Besides, Mr. Layton notes, the brand has been okayed for sale in Ontario bars and restaurants and can be ordered by consumers by the case through the LCBO's private-stock system.
Whatever your take on the insidious power of the monopoly liquor system, you have to grant Mr. Layton his point. The LCBO has banned or delisted other questionable packages, arguably to the public's benefit, including sexually degrading labels depicting topless women and a vodka brand called Kalishnikov that was presented for sale in a bottle shaped like an AK-47 assault rifle.
But a smiling skull? I find it kind of cute.
Plus, if British Columbia's experience with the product is any indication, this may be a tempest in a decanter. BC Liquor Stores have been selling Crystal Head since March, 2009, and have received no public complaints about the spirit or its packaging, said Tarina Palmer, spokeswoman for the British Columbia Liquor Distribution Branch.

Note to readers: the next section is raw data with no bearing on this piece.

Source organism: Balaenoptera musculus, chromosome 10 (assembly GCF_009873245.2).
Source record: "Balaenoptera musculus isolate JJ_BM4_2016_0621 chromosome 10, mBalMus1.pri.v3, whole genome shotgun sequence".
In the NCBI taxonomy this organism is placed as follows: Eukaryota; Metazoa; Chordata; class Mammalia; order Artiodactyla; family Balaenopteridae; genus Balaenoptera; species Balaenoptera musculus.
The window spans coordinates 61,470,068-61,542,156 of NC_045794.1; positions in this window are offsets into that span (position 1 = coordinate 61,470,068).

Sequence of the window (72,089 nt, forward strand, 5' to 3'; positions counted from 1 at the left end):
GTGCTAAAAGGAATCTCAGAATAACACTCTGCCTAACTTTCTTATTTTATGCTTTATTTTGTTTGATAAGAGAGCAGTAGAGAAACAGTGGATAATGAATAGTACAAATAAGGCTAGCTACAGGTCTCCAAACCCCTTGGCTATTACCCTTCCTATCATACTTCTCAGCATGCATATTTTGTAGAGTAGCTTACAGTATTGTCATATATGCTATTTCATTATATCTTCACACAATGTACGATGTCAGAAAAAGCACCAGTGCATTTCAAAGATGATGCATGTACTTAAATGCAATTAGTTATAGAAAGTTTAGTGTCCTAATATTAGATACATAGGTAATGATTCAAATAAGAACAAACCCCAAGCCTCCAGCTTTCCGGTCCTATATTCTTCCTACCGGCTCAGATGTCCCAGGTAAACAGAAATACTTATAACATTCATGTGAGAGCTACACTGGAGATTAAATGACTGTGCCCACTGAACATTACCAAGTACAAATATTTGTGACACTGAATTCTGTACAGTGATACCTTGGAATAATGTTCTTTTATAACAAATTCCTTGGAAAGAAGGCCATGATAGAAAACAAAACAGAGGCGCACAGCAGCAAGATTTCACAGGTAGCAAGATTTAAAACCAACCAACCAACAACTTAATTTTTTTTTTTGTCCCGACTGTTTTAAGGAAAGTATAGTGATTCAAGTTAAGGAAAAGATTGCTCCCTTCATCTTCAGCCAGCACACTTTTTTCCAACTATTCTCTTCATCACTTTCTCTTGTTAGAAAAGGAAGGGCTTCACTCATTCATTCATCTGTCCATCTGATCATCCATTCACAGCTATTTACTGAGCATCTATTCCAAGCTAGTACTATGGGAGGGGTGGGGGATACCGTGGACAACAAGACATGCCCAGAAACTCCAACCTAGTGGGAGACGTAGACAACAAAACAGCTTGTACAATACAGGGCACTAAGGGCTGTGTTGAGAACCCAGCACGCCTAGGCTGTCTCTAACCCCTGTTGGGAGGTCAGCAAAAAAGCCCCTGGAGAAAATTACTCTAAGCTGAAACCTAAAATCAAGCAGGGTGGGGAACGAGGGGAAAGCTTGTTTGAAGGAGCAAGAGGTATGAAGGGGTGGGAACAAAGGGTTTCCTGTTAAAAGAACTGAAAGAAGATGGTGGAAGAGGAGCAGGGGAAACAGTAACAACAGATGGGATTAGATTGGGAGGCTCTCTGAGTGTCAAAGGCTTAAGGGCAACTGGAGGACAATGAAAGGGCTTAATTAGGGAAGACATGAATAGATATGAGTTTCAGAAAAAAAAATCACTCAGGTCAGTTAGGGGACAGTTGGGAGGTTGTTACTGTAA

Designed by American landscape artist John Alexander, a friend of Mr. Aykroyd's, the container was inspired by Mr. Alexander's fascination with Day of the Dead ceremonies popular in Latin America. Its name was inspired by Mr. Aykroyd's own long-time interest in the occult, specifically the legend of 13 quartz-crystal heads unearthed at various locations around the world.
"Our head is light, it's bright, it's smiling, it's happy," Mr. Aykroyd said. "It's not an unhappy head. It's not a menacing head. It doesn't have crossbones under it."
That, he says, is why he chose to call the product a Crystal Head rather than Crystal Skull. "We think a head is a living thing, and we have a vibrant, clean fluid in the bottle, the purest cleanest vodka available now."